Bill could end holdup for studies on psychedelics, addiction treatment

California lawmakers could soon clear a governmental logjam that has held up dozens of studies related to addiction treatment, psychedelics or other federally restricted drugs.

The holdup revolves around the Research Advisory Panel of California, established decades ago to vet studies involving cannabis, hallucinogens and treatments for “abuse of controlled substances.”

It has been a critical hurdle for California researchers exploring possible uses of psychedelics or seeking new ways to combat addiction. Scientists cannot move forward with such research projects without the panel’s blessing.

The panel had long met behind closed doors to make its decisions, but concerns arose last year that it was supposed to fall under the Bagley-Keene Act, a state law requiring open meetings. Holding those meetings in public, however, raised alarm about exposing trade secrets and other sensitive information.

So the panel stopped meeting at all. It has not convened since August. Meetings ordinarily scheduled for every other month have been canceled since October.

The result has been a ballooning backlog: As of early May, there were 42 new studies and 28 amendments to existing projects awaiting approval, according to state officials.

Ziva Cooper, director of the UCLA Center for Cannabis and Cannabinoids, said she had submitted one study to the California panel over a year ago — one already approved by the National Institutes of Health, the Food and Drug Administration, and an institutional review board. That research will assess the health risks of cannabis for seniors and young adults ages 18 to 25, two groups whose cannabis use has been on the rise, she said. Cooper said the panel sought a small change: adjusting two words in a consent form for study participants. But because the panel has not been meeting, she has been unable to proceed.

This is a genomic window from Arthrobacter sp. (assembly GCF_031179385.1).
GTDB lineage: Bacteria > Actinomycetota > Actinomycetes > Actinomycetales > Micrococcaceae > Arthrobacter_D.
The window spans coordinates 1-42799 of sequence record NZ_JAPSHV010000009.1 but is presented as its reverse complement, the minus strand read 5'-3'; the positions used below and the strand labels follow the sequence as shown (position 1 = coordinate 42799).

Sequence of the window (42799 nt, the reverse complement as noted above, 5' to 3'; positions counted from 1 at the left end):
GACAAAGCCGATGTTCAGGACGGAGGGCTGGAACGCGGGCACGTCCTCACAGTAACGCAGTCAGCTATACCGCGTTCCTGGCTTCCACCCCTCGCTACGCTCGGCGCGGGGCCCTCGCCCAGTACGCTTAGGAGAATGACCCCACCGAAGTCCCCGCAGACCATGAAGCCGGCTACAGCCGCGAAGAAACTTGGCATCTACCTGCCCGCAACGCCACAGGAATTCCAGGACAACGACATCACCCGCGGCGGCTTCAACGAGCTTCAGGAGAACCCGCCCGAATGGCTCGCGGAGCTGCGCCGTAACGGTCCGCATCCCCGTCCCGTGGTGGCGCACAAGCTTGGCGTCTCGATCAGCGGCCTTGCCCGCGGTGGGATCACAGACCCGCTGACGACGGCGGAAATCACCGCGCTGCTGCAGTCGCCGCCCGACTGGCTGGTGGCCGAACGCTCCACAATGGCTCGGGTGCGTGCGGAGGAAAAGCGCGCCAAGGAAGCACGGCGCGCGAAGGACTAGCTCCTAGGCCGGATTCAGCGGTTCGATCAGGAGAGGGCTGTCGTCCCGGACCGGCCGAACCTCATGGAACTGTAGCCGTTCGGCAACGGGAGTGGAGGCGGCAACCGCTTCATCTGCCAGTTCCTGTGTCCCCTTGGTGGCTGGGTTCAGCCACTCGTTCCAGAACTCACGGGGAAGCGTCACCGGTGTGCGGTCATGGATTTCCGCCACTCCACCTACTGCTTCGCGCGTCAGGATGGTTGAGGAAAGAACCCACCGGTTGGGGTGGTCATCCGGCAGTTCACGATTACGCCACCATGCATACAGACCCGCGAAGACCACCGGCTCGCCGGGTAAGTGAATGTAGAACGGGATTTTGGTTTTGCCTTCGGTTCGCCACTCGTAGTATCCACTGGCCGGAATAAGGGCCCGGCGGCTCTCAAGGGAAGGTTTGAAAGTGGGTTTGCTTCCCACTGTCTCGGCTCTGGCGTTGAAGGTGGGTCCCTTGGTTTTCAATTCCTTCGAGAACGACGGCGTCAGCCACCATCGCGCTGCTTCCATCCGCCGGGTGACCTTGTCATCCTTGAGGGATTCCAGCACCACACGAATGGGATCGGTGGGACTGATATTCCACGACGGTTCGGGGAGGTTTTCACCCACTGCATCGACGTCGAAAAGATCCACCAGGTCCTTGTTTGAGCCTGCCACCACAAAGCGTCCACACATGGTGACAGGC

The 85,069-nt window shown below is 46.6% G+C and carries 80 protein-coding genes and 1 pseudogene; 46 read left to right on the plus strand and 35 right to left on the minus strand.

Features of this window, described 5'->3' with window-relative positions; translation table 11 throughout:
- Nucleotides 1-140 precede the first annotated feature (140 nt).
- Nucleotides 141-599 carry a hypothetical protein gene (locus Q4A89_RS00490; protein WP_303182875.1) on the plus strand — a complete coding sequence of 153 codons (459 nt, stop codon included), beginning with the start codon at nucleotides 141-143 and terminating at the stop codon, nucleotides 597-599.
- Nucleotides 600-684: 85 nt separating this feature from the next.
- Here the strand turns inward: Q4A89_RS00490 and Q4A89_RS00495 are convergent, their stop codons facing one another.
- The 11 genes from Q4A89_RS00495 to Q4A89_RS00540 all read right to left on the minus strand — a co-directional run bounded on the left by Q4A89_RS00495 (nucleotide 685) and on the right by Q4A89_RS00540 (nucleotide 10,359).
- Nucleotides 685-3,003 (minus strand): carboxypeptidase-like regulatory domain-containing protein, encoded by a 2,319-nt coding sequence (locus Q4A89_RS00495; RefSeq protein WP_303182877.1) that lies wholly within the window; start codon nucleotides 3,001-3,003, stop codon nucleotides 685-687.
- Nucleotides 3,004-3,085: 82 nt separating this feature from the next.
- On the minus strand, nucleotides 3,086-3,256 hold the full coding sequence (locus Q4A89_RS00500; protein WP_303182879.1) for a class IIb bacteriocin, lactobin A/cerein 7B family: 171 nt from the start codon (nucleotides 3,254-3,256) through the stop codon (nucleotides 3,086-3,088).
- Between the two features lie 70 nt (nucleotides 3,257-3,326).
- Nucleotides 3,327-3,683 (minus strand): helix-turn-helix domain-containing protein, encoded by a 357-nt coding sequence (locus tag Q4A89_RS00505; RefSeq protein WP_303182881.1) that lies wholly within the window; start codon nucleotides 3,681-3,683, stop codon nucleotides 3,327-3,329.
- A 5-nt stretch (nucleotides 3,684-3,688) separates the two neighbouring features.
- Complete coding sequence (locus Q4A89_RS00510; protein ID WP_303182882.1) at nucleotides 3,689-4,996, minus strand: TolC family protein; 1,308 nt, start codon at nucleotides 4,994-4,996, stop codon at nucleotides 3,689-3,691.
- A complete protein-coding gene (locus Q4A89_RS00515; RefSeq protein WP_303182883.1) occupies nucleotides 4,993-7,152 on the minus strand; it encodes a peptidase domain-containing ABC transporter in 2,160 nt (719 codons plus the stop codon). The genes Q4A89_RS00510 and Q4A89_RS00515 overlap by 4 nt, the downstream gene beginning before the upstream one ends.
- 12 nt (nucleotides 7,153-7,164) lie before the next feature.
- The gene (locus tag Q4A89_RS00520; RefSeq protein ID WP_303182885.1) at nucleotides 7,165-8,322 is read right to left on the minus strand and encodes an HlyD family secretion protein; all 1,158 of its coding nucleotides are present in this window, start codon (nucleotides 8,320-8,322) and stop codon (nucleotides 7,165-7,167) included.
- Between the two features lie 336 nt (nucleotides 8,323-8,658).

The holdup has also snarled two other studies her UCLA center had submitted to the panel — one examining whether cannabis could be used as an alternative to opioids for pain relief, another on whether a psychedelic compound found in mushrooms, psilocybin, could help treat people struggling with cocaine addiction.

And Cooper said she hasn’t even bothered to submit three more studies, including research on the effects of high-potency cannabis. The holdup has left Cooper and other researchers fearing they could lose funding for planned studies or be forced to lay off staff.

The idea of having to study something different because “in California I can’t do the research that I’m trained to do … is demoralizing,” Cooper said. It aggravates her “to not be able to answer the questions that are desperately needed right now” as the range of cannabis products on the market has grown.

The standstill “has broad implications, costing researchers money in expired grants and contingent grants, shortened patents on new drugs, lost wages for research personnel, lost talent, and lost costs of research drugs for human use that will expire before use,” according to an analysis prepared for a state committee.

That long hiatus could soon end: Under Assembly Bill 2841, the state panel would be able to hold closed sessions to discuss studies that involve trade secrets or other proprietary information. The bill, proposed by Assemblymember Marie Waldron (R-Valley Center), would go into effect immediately if signed by the governor.

“We are focused on reactivating the large amount of research studies that have been on hold for over a year now,” Waldron said in a statement. “This is the quick and urgent solution needed to address that problem.”